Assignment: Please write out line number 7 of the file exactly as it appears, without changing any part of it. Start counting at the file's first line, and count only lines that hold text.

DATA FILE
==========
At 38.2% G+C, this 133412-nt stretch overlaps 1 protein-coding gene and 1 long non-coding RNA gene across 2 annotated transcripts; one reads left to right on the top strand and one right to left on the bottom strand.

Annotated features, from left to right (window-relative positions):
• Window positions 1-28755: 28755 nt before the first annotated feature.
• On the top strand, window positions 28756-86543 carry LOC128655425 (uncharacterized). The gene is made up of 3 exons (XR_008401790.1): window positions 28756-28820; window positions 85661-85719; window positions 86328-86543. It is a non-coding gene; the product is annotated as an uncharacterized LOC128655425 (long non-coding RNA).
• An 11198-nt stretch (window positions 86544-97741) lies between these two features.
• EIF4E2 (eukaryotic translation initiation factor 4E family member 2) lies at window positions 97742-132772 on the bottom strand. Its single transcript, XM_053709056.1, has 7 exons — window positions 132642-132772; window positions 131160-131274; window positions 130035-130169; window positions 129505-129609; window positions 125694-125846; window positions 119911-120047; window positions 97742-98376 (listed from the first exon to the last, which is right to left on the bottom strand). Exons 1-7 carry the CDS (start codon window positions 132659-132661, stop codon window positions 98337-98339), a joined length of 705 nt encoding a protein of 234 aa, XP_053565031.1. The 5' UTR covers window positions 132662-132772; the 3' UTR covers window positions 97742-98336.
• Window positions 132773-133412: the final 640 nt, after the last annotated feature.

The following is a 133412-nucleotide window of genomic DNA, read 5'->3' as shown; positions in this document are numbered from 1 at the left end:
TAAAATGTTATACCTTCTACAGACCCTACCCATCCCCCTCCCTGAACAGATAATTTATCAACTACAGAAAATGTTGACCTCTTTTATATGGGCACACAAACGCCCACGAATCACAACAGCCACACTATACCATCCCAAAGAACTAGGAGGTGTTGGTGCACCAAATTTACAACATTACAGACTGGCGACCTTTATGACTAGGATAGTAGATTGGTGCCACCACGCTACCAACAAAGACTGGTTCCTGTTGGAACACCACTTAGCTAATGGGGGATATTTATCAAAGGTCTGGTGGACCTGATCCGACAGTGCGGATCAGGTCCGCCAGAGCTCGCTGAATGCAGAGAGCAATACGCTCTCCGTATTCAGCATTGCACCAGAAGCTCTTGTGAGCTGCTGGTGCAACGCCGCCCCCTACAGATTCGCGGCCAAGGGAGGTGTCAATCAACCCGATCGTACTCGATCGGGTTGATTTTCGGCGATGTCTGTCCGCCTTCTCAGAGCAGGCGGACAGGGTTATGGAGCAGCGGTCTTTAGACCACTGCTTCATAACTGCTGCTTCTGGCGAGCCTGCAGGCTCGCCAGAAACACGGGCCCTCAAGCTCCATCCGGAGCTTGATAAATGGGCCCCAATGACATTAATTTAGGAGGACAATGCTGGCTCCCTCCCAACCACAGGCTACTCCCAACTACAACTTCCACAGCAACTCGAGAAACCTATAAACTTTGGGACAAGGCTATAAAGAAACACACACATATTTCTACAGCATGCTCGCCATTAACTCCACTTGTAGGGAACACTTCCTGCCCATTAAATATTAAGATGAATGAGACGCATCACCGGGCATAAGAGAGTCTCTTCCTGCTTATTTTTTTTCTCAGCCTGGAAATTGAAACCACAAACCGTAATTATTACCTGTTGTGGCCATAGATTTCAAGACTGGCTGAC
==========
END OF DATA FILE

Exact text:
• Window positions 132773-133412: the final 640 nt, after the last annotated feature.